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How To Do A Skin Cancer Self-Exam

How To Do A Skin Cancer Self-Exam

Most people know they should regularly check their skin for abnormalities that could be signs of cancer. However, some things are easier said than done. After all, how do you know what you’re looking for or if what you’re seeing may be cause for concern?

Dr. Juan-Carlos Caballero and our team can detect and treat skin cancer at Warrenton Dermatology & Skin Therapy Center in Warrenton, Virginia. 

Early skin cancer detection  increases the chances of successful treatment outcomes — even for the most serious form of skin cancer, melanoma. That’s where regular self-exams come in.

This May, in recognition of National Skin Cancer Awareness Month, Dr. Caballero shares the key steps to performing a skin self-exam, and when you should see a dermatologist.

What you’re looking for in a skin self-exam

Self-exams are a crucial line of defense for detecting skin cancer as early as possible. And performing them regularly can help you become more familiar with your body, making it easier to spot changes that may indicate a potential problem.

Dr. Caballero suggests downloading the body mole map provided by the American Academy of Dermatology Association (AAD) to document your self-exams. This handy strategy makes it even easier to track changes over time.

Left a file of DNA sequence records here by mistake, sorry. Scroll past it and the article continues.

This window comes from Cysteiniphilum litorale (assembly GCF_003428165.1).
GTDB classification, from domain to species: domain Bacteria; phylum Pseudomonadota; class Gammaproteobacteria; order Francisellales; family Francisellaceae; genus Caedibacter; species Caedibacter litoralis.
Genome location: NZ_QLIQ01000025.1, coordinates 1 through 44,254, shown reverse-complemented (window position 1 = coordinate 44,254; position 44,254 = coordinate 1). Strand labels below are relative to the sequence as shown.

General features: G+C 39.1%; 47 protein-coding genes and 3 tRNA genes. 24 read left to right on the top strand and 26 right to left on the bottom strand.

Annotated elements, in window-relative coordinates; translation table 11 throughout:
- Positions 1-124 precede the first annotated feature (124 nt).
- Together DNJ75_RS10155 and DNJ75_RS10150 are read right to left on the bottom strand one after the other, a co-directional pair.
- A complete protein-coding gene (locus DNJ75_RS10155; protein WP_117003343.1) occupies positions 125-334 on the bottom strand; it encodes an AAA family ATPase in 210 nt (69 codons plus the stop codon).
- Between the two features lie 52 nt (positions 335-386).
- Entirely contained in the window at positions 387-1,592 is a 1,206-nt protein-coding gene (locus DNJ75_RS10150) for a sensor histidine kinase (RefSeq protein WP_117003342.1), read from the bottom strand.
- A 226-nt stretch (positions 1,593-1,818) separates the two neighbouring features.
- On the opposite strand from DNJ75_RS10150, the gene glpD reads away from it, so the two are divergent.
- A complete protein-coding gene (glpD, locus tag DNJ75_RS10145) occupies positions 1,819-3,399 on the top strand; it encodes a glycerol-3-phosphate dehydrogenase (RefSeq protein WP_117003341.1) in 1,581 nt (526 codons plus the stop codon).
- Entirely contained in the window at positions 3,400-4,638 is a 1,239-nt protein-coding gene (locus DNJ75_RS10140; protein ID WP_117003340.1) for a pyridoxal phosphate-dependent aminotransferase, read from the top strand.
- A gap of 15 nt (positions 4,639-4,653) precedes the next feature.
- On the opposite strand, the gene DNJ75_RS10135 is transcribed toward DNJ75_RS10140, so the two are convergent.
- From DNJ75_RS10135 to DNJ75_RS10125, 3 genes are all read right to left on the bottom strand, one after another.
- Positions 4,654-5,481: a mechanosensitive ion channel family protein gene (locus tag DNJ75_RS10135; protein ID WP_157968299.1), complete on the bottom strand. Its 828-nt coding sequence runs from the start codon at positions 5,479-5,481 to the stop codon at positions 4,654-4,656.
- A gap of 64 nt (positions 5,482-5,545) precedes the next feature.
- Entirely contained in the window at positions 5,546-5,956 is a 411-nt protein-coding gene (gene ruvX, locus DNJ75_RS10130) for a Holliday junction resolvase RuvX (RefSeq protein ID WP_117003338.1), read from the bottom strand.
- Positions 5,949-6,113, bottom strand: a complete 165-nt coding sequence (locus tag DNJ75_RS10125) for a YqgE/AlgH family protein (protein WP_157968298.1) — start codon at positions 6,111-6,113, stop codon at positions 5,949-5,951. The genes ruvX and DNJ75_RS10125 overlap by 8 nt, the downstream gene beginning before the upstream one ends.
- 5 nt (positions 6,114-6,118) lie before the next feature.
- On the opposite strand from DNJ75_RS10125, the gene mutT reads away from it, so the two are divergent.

Common signs of skin cancer include:

It’s also important to note that while skin cancer is most common on areas of the body exposed to sun, it can develop anywhere. That’s why it’s important to check all skin areas, even the skin between your toes, for changes.

Start with your upper body

The most convenient time to check your skin is usually after bathing. Start by facing a large or full-length mirror in a well-lit room, and study your upper body and head, including your face and ears, neck and chest, back and shoulders, and finally, your abdomen. If you have breasts, lift them to check the skin underneath.

After checking your face and torso, examine both sides of your arms, the palms of your hands, and the skin between your fingers and under your nails. Finally, raise your arms and check your armpits — there’s skin there, too!

Move on to your lower body

Once you finish checking your upper body, take a seat and study the fronts of your legs, all the way from your thighs down to your toes and toenails. Then, move on to the bottoms of your feet. To make this easier, try using a hand mirror. You can also use the hand mirror to check the backs of your legs one at a time.

Check your intimate areas and scalp

When you finish with your lower body, it’s time to move on to your more intimate areas, like your buttocks and genitals. It’s often easiest to view these locations with a wall mirror and hand mirror. Remember to lift and move these areas to check concealed skin, too.

Last but not least, try to check your scalp. This location can also be tricky to examine. However, a comb or hair dryer can help separate strands and improve visibility.

When to see an expert about skin changes

If you notice anything that seems concerning, play it safe and see our team. In addition to regular self-exams, Dr. Caballero also recommends scheduling regular skin cancer screenings, especially if you have challenges checking your own body.

Have you checked your skin lately? Take action this May for Skin Cancer Awareness Month: Give us a call at Warrenton Dermatology & Skin Therapy Center today, or use our easy online booking feature to schedule an appointment at your convenience.

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